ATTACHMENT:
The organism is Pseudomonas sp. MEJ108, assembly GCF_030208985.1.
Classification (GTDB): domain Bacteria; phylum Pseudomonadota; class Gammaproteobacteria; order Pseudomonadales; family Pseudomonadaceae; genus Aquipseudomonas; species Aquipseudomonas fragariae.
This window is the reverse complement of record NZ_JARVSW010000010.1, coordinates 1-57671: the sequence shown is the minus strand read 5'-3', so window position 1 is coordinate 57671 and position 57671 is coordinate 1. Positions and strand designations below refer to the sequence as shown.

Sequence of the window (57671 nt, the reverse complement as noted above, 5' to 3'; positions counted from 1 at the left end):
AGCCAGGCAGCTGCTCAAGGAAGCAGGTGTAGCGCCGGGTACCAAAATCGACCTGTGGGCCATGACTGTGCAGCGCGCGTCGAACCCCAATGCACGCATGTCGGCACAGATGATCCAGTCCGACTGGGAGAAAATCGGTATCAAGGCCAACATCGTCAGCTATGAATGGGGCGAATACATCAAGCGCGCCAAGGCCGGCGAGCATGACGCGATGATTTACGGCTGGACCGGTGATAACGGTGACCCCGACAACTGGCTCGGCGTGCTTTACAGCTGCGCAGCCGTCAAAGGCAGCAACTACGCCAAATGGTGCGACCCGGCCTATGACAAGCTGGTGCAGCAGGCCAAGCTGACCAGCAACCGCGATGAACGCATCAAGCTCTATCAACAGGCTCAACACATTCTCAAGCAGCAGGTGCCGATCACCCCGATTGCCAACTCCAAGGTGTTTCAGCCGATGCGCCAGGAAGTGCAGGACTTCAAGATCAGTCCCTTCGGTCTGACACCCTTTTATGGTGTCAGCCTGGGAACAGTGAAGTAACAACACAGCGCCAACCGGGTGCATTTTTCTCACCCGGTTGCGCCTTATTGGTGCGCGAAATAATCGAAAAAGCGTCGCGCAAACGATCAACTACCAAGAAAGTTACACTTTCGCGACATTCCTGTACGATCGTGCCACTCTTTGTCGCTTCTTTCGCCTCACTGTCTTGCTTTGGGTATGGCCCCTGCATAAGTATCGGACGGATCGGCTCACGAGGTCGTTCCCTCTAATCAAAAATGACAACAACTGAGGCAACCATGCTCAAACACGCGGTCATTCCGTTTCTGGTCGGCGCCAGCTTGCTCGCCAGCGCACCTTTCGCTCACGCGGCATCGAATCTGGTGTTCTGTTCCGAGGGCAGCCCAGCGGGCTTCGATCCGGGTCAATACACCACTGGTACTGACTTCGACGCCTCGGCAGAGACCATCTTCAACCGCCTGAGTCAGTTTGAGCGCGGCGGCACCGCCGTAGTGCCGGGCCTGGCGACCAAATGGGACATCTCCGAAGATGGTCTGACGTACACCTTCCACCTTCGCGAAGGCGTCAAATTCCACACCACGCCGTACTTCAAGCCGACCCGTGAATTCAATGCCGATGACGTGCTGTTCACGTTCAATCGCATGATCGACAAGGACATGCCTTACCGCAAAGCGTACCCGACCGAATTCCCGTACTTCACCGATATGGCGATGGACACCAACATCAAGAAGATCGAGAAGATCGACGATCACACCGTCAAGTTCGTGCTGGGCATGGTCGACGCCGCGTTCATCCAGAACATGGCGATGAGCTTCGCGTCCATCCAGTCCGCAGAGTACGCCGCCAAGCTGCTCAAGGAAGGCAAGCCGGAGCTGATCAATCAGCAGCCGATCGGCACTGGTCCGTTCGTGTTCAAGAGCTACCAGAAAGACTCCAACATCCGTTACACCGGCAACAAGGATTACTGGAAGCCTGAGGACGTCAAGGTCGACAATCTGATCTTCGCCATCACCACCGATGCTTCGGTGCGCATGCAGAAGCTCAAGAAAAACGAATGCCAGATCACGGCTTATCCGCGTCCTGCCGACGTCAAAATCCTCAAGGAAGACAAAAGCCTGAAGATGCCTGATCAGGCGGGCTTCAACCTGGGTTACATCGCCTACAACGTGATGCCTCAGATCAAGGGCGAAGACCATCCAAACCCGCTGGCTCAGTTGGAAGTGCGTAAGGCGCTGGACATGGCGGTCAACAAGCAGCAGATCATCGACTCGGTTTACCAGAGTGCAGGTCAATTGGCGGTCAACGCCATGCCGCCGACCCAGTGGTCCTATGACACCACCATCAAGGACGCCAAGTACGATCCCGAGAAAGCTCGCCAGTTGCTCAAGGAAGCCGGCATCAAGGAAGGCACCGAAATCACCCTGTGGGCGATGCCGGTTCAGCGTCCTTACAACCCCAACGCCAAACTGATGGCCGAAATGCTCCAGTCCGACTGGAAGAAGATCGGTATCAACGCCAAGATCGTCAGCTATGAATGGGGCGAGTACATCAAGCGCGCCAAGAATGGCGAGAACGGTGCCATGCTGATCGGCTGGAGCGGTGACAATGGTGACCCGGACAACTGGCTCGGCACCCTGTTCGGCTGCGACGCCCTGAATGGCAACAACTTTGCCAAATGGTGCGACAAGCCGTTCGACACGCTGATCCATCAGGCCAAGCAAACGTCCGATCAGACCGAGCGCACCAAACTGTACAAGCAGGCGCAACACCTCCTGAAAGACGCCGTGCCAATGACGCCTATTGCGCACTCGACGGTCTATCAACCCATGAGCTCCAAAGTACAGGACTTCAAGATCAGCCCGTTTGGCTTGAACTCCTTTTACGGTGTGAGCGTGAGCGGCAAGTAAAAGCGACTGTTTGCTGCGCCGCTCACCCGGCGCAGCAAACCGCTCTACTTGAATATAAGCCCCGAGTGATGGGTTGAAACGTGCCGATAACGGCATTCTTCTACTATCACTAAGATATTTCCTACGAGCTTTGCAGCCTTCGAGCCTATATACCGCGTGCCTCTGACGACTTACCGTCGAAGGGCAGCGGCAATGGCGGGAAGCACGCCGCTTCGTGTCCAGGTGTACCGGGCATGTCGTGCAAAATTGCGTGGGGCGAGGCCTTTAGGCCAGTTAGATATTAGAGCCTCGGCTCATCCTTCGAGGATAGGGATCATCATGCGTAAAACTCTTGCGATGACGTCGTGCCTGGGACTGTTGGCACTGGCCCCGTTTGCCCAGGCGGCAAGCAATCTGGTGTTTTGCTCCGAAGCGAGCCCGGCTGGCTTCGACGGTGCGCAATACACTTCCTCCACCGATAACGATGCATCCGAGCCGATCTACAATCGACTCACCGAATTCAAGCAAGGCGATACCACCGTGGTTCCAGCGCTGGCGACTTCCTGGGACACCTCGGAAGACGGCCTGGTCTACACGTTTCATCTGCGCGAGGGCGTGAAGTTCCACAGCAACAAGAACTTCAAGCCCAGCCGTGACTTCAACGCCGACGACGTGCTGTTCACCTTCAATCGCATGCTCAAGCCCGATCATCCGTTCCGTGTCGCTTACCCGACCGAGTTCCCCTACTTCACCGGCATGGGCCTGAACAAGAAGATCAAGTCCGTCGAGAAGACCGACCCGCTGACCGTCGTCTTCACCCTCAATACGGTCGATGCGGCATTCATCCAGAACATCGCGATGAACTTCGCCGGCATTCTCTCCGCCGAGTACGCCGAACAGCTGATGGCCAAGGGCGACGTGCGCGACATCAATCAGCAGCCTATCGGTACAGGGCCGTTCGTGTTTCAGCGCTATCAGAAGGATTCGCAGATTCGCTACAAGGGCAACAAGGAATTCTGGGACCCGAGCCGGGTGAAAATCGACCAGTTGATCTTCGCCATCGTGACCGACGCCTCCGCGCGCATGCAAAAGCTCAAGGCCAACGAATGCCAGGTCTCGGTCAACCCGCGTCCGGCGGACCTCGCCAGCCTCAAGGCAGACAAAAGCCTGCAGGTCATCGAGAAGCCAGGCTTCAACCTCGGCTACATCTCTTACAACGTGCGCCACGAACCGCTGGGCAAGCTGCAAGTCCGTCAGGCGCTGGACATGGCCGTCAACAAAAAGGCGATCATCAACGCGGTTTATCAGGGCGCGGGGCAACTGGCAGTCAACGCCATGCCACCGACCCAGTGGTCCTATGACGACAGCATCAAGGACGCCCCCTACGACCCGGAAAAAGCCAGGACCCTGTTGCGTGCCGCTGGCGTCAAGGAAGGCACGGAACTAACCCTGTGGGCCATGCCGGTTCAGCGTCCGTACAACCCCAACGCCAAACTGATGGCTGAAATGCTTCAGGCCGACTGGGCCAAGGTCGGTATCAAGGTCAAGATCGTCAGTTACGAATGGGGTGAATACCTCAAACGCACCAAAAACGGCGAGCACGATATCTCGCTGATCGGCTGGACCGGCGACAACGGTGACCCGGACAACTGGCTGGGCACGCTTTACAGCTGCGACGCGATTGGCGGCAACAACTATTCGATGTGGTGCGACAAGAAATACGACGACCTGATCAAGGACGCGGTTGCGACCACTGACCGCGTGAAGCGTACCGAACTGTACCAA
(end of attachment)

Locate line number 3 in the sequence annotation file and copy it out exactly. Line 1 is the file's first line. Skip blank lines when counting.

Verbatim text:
This window is the reverse complement of record NZ_JARVSW010000010.1, coordinates 1-57671: the sequence shown is the minus strand read 5'-3', so window position 1 is coordinate 57671 and position 57671 is coordinate 1. Positions and strand designations below refer to the sequence as shown.